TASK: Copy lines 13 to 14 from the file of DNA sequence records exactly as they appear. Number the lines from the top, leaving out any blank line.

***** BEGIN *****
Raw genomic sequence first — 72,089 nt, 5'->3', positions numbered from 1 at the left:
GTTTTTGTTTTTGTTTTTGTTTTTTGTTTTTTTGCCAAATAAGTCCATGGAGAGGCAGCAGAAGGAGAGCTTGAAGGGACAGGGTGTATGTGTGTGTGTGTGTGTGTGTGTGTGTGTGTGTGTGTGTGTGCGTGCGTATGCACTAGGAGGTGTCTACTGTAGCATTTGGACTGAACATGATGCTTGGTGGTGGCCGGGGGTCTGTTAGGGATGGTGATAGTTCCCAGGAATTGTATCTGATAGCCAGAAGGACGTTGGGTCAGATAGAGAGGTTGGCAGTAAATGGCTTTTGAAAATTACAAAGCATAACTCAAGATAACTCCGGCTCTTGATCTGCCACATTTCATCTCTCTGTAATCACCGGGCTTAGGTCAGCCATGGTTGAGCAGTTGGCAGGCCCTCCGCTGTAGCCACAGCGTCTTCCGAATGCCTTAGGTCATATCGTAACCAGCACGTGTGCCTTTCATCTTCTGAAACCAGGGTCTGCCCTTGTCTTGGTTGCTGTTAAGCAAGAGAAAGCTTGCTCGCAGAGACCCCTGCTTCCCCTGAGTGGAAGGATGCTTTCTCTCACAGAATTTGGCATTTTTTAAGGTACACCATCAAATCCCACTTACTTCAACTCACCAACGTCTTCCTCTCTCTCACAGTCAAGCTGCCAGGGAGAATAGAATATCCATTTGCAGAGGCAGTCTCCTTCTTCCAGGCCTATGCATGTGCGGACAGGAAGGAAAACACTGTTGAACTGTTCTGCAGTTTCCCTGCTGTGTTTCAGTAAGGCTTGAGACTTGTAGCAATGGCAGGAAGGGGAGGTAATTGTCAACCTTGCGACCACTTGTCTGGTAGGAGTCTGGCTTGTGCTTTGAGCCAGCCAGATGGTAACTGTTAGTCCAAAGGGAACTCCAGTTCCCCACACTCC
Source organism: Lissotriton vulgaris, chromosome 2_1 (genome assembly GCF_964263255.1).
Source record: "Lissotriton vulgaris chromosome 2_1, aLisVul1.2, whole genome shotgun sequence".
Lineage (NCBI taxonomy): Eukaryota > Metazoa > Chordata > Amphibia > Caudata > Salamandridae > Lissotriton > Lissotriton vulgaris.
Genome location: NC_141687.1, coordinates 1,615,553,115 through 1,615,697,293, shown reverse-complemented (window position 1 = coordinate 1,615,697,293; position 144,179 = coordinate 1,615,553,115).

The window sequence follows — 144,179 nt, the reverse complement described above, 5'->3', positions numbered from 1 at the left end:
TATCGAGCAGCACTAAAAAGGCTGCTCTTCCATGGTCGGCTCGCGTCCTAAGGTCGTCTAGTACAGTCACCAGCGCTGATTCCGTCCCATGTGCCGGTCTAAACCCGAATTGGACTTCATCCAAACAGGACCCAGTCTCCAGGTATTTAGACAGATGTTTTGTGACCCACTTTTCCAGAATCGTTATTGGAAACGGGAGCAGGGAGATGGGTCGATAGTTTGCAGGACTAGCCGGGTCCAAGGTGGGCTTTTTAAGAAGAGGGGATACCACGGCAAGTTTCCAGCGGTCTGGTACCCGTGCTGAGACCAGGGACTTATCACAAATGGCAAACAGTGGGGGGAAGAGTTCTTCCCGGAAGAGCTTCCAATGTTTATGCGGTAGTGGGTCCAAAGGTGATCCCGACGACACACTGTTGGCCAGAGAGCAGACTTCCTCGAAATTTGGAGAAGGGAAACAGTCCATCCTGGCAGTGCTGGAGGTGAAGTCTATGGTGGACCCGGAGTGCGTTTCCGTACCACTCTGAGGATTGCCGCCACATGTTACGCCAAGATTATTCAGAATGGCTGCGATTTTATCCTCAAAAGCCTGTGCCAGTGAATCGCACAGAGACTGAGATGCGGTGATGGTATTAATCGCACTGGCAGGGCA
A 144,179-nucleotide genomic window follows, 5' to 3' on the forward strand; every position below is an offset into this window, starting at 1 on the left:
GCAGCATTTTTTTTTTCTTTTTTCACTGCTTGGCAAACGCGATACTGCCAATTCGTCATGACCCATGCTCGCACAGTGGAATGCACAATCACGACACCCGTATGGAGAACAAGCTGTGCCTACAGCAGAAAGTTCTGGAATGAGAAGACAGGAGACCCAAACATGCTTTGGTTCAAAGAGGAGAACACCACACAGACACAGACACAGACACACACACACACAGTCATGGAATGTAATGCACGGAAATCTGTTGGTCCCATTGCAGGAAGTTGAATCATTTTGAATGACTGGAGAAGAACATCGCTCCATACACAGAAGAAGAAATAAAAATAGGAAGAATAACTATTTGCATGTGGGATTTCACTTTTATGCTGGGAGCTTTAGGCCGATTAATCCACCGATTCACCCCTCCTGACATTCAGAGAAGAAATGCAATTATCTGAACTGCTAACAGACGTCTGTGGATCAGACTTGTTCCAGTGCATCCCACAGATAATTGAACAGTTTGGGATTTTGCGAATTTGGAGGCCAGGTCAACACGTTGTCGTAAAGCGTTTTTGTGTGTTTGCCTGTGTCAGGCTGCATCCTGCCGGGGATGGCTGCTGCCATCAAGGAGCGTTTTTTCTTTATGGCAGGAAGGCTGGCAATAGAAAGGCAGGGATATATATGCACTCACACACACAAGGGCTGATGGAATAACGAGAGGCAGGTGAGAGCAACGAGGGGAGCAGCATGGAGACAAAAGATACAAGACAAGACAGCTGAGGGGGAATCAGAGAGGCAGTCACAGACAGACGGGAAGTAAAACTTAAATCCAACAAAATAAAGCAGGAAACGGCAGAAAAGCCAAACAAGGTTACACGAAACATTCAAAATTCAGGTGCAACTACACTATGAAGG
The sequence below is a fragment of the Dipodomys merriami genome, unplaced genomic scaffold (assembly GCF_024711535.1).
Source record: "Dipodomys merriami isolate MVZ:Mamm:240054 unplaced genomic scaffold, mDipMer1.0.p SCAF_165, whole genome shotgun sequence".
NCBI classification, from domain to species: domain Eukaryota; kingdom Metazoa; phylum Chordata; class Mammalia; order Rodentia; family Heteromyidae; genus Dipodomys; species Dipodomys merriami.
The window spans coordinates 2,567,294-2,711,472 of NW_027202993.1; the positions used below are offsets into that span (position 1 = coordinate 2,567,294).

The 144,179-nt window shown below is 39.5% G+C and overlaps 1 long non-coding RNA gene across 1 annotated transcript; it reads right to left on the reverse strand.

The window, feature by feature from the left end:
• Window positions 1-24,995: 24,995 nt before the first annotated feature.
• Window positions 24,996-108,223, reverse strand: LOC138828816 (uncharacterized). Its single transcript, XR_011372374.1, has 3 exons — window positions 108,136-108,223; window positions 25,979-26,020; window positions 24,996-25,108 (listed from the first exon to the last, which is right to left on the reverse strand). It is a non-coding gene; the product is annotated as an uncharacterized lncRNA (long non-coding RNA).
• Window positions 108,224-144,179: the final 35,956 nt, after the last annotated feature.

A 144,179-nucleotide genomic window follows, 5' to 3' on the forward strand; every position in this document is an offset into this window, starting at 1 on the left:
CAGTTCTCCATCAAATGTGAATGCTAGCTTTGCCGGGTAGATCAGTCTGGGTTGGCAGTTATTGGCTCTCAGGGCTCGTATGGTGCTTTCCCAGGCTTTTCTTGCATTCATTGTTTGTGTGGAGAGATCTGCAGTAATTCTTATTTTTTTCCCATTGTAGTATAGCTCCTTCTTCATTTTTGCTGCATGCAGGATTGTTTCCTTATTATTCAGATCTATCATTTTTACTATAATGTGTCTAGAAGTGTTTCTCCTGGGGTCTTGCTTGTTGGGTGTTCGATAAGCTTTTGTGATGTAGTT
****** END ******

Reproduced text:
NCBI classification, from domain to species: domain Eukaryota; kingdom Metazoa; phylum Chordata; class Mammalia; order Rodentia; family Heteromyidae; genus Dipodomys; species Dipodomys merriami.
The window spans coordinates 2,567,294-2,711,472 of NW_027202993.1; the positions used below are offsets into that span (position 1 = coordinate 2,567,294).